Kent State plans to begin construction before the end of this year on a new solar panel installment across from the East Campus parking lot. The new installment, expected to be online by August 2022, will produce 6% of the energy for the main campus and will be the ninth installment across all Kent campuses.
The first of Kent State’s solar panel arrays was installed in 2012 at the Field House—it reduces carbon dioxide emissions by about 390 tons annually. That was followed by installations on every regional campus, with all going online in 2021. Bob Misbrener, project manager on all campus solar installations and self-described one-stop person for all things solar on Kent’s campuses, was with Kent State during the Field House.
Money to pay for the installations came from both governmental and private entities eliminating the capital expense fo rKent State upfront; all of the purchases went through a Power Purchase Agreement or PPA. These government entities are able to take advantage of federal tax credits associated with installing renewable energy sources while the university cannot. Contractors propose their plans to the university and once they are approved and selected, the company begins construction, and the university pays for any solar energy that is purchased and produced.
“We have relatively little cost at all. We advertise the project; those initial costs are around $5,000 for all that stuff. But [contractors] bear the cost of the entire installation. They have investment firms that invest in it, because they know that we are obligated contractually to purchase that electricity.”
The projects are often available for the university to purchase seven or eight years after installation, and most of the time, the university takes advantage of that option. The nearly acre-wide array on the roof of the Field House was purchased in January 2020 and will pay for itself in about 6.5 years.
None of the currently installed projects use battery storage; all of the energy produced is channeled back into the building and is used there. Misbrener said the storage aspect of energy conversion has not yet been proven to be worth the cost. What is not used by the building goes straight back into the grid. If the building is using more power than is generated by the array, what happens?
“As soon as the electricity is produced, it goes through the wires into the building at the building’s main electrical connection and is used by the building. If it’s not used by the building, like, for instance, on a weekend at the Field House when there is not much going on – it’s a beautiful sunny weekend—what is not used goes back into the grid. The utility companies, be it American Electric Power down south, or First Energy here in our area, they put on what’s called a net meter. And it tracks the flow of energy of electricity either from the grid into our building or from the solar array back to their grid.”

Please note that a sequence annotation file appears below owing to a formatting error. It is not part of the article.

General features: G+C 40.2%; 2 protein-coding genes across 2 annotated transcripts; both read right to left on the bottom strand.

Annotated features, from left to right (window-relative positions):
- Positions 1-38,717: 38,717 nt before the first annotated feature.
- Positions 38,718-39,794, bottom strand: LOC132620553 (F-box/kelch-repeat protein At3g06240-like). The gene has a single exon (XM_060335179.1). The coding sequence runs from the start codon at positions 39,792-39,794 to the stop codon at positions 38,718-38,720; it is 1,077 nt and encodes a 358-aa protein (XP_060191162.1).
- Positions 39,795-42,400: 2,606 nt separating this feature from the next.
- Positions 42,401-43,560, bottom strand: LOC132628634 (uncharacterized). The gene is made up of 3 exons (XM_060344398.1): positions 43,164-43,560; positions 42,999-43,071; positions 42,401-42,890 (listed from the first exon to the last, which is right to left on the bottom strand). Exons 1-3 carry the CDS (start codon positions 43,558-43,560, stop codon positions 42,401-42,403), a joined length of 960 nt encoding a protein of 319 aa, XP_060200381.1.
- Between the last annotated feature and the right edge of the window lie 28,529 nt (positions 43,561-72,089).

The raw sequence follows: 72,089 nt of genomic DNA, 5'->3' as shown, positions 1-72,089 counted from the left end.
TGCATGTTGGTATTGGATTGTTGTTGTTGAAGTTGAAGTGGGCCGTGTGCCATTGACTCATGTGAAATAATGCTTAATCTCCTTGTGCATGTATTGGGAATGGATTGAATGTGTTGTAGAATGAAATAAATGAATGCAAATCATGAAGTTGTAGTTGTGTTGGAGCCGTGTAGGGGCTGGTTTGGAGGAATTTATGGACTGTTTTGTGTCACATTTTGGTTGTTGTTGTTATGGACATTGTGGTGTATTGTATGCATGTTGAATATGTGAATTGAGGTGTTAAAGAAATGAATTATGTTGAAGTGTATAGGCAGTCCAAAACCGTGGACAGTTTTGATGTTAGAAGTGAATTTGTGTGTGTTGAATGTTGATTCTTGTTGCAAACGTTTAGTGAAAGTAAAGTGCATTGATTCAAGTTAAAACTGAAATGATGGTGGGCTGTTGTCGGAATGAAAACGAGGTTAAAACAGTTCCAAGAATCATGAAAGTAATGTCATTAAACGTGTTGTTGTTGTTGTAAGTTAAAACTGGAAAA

Kent State is careful to not overproduce like this all the time as the electric companies do not pay enough to alleviate the cost of that production. By reducing overproduction, the university electric bill has the potential to net out at zero, essentially eliminating the cost altogether.
The regional campus projects, while impactful for the campuses, are not serving as a jumping off point for larger solar arrays at those locations, but they have proven to be effective for the campuses; energy savings. The Ashtabula
The new installations will incorporate batteries in order to make them more financially feasible. There are a few different ways the university can make or save money by partnering with electric companies on solar panel installation and the new installations battery will be able to offset grid instability just by turning the battery on, which electric companies will pay for.
There is no plan to use the money saved with the renewable energy sources in a specific way, only to fill in the gaps where funding is needed for the university. Misbrener said labor costs and maintenance costs across campus as possible places the funding may go.
Little upkeep is needed on the panels and they are maintained by the company that installs the project. Misbrener said of the 1716 panels mounted on the roof of the Field House, only a few have needed to be replaced or updated over the past ten years.
Because of their size, the arrays are visible from a great distance and are difficult to miss, so Misbrener hopes they can be a reminder of sustainability efforts and the part that students and community members play in that.
“We are walking the walk as a liberal college and a state college. We have not only been very good stewards of the environment, but of the finances as well because all the projects are designed to save money over what we’re currently paying on the electric bill,” Misbrener said. “It’s very important that we did it the way we did.”